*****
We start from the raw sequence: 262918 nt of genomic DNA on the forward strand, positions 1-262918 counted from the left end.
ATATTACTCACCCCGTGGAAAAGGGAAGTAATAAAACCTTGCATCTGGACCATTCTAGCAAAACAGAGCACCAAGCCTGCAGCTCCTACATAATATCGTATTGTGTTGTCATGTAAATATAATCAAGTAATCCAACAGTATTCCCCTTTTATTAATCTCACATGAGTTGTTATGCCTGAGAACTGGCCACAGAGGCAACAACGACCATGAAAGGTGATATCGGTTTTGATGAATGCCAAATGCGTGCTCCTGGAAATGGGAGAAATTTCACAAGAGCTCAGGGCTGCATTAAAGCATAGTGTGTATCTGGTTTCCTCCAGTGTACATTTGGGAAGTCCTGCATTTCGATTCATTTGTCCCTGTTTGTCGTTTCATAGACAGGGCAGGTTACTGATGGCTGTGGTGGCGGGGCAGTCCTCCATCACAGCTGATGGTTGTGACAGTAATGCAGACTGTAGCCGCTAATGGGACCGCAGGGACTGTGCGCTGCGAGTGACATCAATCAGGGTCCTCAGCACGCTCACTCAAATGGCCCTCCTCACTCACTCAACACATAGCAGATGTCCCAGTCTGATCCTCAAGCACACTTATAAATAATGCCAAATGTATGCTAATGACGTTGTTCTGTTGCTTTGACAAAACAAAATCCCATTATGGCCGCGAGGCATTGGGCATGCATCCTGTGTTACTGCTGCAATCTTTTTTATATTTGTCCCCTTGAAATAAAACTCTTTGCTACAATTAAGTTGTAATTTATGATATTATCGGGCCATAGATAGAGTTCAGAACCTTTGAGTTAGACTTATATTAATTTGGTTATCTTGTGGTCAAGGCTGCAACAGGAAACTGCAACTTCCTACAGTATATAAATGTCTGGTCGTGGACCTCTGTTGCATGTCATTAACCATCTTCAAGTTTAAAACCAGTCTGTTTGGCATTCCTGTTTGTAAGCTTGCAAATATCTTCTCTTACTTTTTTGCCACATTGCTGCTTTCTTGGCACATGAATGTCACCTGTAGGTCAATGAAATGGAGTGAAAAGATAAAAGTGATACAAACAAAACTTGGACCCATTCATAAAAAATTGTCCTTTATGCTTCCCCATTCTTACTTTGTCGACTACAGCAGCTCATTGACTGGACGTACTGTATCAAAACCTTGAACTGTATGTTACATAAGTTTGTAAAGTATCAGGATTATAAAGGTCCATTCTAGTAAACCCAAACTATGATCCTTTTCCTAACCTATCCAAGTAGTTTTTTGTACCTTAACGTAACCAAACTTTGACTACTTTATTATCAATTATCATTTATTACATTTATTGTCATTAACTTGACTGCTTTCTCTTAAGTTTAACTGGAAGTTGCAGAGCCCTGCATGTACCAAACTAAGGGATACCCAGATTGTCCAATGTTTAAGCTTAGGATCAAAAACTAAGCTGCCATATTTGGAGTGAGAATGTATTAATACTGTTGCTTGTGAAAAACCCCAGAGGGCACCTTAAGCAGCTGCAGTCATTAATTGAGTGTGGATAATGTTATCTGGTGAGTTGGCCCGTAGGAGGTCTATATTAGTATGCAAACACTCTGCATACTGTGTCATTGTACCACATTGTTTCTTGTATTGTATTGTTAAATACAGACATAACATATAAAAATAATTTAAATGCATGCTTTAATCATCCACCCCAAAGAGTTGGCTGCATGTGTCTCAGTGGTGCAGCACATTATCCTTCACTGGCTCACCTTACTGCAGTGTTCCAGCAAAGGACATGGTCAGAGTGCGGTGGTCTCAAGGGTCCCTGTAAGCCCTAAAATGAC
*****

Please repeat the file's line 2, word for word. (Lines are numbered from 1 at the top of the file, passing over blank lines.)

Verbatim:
ATATTACTCACCCCGTGGAAAAGGGAAGTAATAAAACCTTGCATCTGGACCATTCTAGCAAAACAGAGCACCAAGCCTGCAGCTCCTACATAATATCGTATTGTGTTGTCATGTAAATATAATCAAGTAATCCAACAGTATTCCCCTTTTATTAATCTCACATGAGTTGTTATGCCTGAGAACTGGCCACAGAGGCAACAACGACCATGAAAGGTGATATCGGTTTTGATGAATGCCAAATGCGTGCTCCTGGAAATGGGAGAAATTTCACAAGAGCTCAGGGCTGCATTAAAGCATAGTGTGTATCTGGTTTCCTCCAGTGTACATTTGGGAAGTCCTGCATTTCGATTCATTTGTCCCTGTTTGTCGTTTCATAGACAGGGCAGGTTACTGATGGCTGTGGTGGCGGGGCAGTCCTCCATCACAGCTGATGGTTGTGACAGTAATGCAGACTGTAGCCGCTAATGGGACCGCAGGGACTGTGCGCTGCGAGTGACATCAATCAGGGTCCTCAGCACGCTCACTCAAATGGCCCTCCTCACTCACTCAACACATAGCAGATGTCCCAGTCTGATCCTCAAGCACACTTATAAATAATGCCAAATGTATGCTAATGACGTTGTTCTGTTGCTTTGACAAAACAAAATCCCATTATGGCCGCGAGGCATTGGGCATGCATCCTGTGTTACTGCTGCAATCTTTTTTATATTTGTCCCCTTGAAATAAAACTCTTTGCTACAATTAAGTTGTAATTTATGATATTATCGGGCCATAGATAGAGTTCAGAACCTTTGAGTTAGACTTATATTAATTTGGTTATCTTGTGGTCAAGGCTGCAACAGGAAACTGCAACTTCCTACAGTATATAAATGTCTGGTCGTGGACCTCTGTTGCATGTCATTAACCATCTTCAAGTTTAAAACCAGTCTGTTTGGCATTCCTGTTTGTAAGCTTGCAAATATCTTCTCTTACTTTTTTGCCACATTGCTGCTTTCTTGGCACATGAATGTCACCTGTAGGTCAATGAAATGGAGTGAAAAGATAAAAGTGATACAAACAAAACTTGGACCCATTCATAAAAAATTGTCCTTTATGCTTCCCCATTCTTACTTTGTCGACTACAGCAGCTCATTGACTGGACGTACTGTATCAAAACCTTGAACTGTATGTTACATAAGTTTGTAAAGTATCAGGATTATAAAGGTCCATTCTAGTAAACCCAAACTATGATCCTTTTCCTAACCTATCCAAGTAGTTTTTTGTACCTTAACGTAACCAAACTTTGACTACTTTATTATCAATTATCATTTATTACATTTATTGTCATTAACTTGACTGCTTTCTCTTAAGTTTAACTGGAAGTTGCAGAGCCCTGCATGTACCAAACTAAGGGATACCCAGATTGTCCAATGTTTAAGCTTAGGATCAAAAACTAAGCTGCCATATTTGGAGTGAGAATGTATTAATACTGTTGCTTGTGAAAAACCCCAGAGGGCACCTTAAGCAGCTGCAGTCATTAATTGAGTGTGGATAATGTTATCTGGTGAGTTGGCCCGTAGGAGGTCTATATTAGTATGCAAACACTCTGCATACTGTGTCATTGTACCACATTGTTTCTTGTATTGTATTGTTAAATACAGACATAACATATAAAAATAATTTAAATGCATGCTTTAATCATCCACCCCAAAGAGTTGGCTGCATGTGTCTCAGTGGTGCAGCACATTATCCTTCACTGGCTCACCTTACTGCAGTGTTCCAGCAAAGGACATGGTCAGAGTGCGGTGGTCTCAAGGGTCCCTGTAAGCCCTAAAATGAC